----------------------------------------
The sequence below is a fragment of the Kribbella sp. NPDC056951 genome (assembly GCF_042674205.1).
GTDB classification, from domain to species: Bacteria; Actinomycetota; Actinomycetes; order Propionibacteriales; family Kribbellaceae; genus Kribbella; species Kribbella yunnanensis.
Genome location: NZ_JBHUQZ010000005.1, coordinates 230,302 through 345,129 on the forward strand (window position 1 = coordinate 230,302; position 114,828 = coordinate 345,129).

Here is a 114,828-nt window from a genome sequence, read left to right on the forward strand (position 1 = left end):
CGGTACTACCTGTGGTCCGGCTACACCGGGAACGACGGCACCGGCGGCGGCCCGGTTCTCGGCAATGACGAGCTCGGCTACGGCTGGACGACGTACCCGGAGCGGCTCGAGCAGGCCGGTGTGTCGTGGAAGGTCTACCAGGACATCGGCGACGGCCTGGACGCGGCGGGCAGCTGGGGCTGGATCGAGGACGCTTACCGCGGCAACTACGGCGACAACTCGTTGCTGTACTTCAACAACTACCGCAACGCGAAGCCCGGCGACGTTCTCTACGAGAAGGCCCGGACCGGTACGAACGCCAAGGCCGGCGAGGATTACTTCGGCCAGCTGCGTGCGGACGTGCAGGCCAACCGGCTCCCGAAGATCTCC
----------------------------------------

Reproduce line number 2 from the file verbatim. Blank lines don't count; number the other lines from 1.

GTDB classification, from domain to species: Bacteria; Actinomycetota; Actinomycetes; order Propionibacteriales; family Kribbellaceae; genus Kribbella; species Kribbella yunnanensis.